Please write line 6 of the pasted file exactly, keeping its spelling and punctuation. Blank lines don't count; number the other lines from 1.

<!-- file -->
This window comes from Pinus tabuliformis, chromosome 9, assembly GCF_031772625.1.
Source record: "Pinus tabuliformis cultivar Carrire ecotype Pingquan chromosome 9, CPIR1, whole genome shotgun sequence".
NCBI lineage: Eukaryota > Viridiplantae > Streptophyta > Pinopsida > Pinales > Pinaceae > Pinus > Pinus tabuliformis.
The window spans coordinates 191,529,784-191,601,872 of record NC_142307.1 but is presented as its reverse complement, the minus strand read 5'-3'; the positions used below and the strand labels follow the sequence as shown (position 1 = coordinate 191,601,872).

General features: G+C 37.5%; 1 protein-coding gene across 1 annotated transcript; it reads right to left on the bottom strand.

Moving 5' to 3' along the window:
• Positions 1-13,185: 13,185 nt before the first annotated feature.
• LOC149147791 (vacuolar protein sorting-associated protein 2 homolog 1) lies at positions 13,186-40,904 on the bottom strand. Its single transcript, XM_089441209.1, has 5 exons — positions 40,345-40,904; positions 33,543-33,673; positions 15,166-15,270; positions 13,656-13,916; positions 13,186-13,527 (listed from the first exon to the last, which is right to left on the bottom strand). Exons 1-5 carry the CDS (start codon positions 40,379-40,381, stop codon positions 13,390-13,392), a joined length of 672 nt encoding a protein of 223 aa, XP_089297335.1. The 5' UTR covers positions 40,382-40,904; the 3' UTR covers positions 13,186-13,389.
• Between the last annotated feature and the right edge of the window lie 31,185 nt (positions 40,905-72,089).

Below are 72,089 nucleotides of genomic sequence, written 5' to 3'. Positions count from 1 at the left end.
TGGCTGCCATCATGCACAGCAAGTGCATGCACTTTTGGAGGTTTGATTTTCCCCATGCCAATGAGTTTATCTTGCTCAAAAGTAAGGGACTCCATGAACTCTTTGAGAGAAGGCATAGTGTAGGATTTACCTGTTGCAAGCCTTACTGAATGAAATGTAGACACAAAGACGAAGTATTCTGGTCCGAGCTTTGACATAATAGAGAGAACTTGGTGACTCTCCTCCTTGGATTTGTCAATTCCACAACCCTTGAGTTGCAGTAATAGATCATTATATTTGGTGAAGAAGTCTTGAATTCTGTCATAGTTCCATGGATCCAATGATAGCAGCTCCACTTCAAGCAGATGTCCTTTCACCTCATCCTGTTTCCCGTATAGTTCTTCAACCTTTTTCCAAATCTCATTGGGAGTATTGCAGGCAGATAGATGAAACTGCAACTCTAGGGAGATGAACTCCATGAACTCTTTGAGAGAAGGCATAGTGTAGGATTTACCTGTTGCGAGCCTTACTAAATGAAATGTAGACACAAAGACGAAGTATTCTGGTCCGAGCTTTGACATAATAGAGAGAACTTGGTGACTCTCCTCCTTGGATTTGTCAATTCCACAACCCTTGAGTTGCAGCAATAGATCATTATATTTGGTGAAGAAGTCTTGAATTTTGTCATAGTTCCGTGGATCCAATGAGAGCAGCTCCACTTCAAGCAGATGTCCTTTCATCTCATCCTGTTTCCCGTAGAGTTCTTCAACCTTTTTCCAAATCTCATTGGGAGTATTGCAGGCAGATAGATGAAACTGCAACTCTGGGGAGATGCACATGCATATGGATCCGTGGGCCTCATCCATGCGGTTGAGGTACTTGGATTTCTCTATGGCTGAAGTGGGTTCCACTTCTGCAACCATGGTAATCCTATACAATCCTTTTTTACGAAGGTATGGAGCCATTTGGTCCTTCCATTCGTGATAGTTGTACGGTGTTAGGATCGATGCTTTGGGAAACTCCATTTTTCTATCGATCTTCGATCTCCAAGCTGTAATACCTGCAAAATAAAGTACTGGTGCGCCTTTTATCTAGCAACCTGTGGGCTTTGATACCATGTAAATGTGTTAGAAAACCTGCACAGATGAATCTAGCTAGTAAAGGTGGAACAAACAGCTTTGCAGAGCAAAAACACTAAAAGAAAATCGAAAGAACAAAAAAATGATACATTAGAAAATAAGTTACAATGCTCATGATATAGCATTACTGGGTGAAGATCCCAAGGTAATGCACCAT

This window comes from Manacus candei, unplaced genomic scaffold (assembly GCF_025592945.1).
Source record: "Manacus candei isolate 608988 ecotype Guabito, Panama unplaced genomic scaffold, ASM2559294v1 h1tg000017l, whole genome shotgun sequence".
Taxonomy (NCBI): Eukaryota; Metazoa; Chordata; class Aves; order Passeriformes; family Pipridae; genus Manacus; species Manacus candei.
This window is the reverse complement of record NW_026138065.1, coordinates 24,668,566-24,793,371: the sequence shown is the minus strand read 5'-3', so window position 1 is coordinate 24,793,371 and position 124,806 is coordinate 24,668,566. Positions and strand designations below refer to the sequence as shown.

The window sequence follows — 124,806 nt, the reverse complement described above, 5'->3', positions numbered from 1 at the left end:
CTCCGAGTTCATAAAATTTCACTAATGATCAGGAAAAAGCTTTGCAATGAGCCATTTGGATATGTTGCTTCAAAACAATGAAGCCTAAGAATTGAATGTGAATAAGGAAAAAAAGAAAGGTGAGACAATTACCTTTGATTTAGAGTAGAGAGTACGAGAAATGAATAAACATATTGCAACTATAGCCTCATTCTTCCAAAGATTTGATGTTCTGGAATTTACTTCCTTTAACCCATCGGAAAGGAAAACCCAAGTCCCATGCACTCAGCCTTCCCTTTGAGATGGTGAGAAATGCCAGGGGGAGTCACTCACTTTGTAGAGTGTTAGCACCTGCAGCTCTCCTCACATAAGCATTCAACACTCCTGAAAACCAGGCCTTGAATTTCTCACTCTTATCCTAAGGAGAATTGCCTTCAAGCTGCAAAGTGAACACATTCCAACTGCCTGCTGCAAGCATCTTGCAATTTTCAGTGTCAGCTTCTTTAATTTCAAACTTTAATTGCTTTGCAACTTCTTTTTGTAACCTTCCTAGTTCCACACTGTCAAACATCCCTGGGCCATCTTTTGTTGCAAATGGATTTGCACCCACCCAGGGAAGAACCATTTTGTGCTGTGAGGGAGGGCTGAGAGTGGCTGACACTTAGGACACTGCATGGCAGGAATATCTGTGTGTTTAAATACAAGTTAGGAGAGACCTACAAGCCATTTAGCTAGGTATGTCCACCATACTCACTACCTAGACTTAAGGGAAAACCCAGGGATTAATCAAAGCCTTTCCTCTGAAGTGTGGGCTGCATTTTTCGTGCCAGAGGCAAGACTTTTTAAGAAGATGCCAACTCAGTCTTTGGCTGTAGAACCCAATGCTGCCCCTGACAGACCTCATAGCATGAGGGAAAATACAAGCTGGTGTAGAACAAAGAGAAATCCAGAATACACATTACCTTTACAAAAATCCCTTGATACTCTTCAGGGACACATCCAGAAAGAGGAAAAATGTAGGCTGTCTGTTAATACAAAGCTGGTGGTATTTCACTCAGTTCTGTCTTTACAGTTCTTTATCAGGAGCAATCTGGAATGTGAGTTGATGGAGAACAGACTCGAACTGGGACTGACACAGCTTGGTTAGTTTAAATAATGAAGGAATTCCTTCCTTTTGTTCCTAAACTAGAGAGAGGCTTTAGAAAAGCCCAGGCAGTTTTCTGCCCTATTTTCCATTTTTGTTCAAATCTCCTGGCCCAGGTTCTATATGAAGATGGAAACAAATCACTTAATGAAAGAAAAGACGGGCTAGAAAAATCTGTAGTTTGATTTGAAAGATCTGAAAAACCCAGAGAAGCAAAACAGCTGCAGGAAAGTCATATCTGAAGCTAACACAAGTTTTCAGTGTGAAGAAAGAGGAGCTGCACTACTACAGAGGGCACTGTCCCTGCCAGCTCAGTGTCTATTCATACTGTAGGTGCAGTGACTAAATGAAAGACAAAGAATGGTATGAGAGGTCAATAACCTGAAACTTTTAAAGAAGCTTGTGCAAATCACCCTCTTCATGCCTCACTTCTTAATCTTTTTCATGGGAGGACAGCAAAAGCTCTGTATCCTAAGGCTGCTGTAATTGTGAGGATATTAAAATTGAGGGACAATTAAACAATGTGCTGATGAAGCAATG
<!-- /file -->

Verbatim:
Moving 5' to 3' along the window: